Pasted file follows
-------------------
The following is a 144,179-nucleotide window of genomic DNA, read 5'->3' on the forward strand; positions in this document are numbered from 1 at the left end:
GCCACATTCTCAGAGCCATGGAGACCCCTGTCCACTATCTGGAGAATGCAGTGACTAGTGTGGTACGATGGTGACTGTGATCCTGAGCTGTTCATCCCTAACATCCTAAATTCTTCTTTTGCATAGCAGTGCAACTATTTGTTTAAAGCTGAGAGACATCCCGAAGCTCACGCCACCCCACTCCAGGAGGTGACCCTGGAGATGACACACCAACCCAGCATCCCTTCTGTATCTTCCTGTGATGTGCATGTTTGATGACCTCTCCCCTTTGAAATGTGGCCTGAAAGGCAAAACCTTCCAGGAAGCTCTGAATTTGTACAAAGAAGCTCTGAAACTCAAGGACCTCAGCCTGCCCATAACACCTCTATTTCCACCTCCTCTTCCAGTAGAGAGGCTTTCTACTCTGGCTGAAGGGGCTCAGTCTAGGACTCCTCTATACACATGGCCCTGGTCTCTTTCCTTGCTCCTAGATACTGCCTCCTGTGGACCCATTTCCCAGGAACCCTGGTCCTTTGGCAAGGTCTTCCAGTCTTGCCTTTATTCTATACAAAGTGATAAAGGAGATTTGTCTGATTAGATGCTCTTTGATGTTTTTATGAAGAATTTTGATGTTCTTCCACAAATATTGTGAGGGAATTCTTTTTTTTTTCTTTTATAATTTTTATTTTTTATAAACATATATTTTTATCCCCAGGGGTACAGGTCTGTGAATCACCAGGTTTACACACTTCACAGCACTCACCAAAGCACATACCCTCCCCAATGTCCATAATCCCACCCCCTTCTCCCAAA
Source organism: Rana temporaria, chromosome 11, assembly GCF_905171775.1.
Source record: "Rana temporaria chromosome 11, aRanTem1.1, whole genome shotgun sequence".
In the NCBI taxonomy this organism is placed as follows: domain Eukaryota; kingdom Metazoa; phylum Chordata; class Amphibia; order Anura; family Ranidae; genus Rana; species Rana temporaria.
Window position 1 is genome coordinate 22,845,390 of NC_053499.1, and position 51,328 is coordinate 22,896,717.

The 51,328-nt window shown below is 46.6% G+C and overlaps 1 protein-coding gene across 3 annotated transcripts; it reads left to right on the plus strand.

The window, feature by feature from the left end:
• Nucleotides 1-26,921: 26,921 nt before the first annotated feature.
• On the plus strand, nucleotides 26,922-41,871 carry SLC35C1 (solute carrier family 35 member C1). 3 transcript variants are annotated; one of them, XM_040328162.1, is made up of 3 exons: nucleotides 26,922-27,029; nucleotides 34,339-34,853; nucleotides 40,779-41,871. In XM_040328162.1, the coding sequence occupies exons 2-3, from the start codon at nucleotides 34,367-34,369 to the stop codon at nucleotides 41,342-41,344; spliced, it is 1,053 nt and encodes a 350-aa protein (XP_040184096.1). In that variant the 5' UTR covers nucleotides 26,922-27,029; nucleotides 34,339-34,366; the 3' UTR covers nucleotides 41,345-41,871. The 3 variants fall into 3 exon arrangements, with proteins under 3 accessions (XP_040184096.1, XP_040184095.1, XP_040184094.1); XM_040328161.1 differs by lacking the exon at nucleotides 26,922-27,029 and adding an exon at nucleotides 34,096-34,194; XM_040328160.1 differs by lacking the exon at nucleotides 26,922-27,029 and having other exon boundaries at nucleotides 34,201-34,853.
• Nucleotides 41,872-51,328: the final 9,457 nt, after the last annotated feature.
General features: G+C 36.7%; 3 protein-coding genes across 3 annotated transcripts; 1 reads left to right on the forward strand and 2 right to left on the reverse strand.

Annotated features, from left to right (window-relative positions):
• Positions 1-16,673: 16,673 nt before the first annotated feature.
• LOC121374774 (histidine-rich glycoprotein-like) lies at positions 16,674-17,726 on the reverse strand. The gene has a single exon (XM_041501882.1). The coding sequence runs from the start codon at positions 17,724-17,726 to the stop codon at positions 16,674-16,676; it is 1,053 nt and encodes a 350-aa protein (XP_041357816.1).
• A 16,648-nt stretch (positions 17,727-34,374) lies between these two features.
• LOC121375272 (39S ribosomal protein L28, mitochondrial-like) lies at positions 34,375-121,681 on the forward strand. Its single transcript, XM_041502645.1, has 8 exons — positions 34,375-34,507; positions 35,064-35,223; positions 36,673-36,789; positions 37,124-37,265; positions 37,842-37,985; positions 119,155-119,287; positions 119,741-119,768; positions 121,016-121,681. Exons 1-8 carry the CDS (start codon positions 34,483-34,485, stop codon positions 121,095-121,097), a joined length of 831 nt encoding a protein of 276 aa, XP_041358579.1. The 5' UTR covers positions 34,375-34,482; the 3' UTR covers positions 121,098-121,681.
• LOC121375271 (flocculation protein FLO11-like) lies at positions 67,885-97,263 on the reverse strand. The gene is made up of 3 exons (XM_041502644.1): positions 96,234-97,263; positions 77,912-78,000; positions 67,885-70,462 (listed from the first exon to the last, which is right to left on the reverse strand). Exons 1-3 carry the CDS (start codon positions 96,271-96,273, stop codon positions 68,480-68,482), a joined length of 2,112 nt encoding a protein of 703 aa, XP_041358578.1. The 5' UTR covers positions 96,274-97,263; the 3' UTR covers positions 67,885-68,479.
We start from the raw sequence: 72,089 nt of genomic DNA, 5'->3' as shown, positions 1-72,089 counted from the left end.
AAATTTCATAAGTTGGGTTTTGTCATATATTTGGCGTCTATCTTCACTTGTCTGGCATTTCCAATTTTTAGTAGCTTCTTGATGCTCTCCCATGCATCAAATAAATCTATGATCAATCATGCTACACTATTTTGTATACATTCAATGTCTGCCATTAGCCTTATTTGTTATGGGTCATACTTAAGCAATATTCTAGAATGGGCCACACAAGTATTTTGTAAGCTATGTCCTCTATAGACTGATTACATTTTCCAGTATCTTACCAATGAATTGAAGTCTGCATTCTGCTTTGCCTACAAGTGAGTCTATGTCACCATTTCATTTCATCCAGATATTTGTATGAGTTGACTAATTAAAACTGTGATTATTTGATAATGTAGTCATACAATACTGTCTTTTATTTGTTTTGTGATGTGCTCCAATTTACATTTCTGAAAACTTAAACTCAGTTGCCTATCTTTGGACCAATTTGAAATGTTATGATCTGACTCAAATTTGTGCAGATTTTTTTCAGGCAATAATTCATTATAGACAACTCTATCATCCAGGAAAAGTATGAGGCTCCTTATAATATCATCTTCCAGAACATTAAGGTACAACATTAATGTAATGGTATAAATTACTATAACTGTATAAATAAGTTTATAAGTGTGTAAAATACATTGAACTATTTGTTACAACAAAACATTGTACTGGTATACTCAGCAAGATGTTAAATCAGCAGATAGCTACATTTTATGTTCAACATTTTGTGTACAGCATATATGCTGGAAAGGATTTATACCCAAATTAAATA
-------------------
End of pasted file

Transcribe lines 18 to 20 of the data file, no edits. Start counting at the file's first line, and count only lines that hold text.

• LOC121375271 (flocculation protein FLO11-like) lies at positions 67,885-97,263 on the reverse strand. The gene is made up of 3 exons (XM_041502644.1): positions 96,234-97,263; positions 77,912-78,000; positions 67,885-70,462 (listed from the first exon to the last, which is right to left on the reverse strand). Exons 1-3 carry the CDS (start codon positions 96,271-96,273, stop codon positions 68,480-68,482), a joined length of 2,112 nt encoding a protein of 703 aa, XP_041358578.1. The 5' UTR covers positions 96,274-97,263; the 3' UTR covers positions 67,885-68,479.
We start from the raw sequence: 72,089 nt of genomic DNA, 5'->3' as shown, positions 1-72,089 counted from the left end.
AAATTTCATAAGTTGGGTTTTGTCATATATTTGGCGTCTATCTTCACTTGTCTGGCATTTCCAATTTTTAGTAGCTTCTTGATGCTCTCCCATGCATCAAATAAATCTATGATCAATCATGCTACACTATTTTGTATACATTCAATGTCTGCCATTAGCCTTATTTGTTATGGGTCATACTTAAGCAATATTCTAGAATGGGCCACACAAGTATTTTGTAAGCTATGTCCTCTATAGACTGATTACATTTTCCAGTATCTTACCAATGAATTGAAGTCTGCATTCTGCTTTGCCTACAAGTGAGTCTATGTCACCATTTCATTTCATCCAGATATTTGTATGAGTTGACTAATTAAAACTGTGATTATTTGATAATGTAGTCATACAATACTGTCTTTTATTTGTTTTGTGATGTGCTCCAATTTACATTTCTGAAAACTTAAACTCAGTTGCCTATCTTTGGACCAATTTGAAATGTTATGATCTGACTCAAATTTGTGCAGATTTTTTTCAGGCAATAATTCATTATAGACAACTCTATCATCCAGGAAAAGTATGAGGCTCCTTATAATATCATCTTCCAGAACATTAAGGTACAACATTAATGTAATGGTATAAATTACTATAACTGTATAAATAAGTTTATAAGTGTGTAAAATACATTGAACTATTTGTTACAACAAAACATTGTACTGGTATACTCAGCAAGATGTTAAATCAGCAGATAGCTACATTTTATGTTCAACATTTTGTGTACAGCATATATGCTGGAAAGGATTTATACCCAAATTAAATA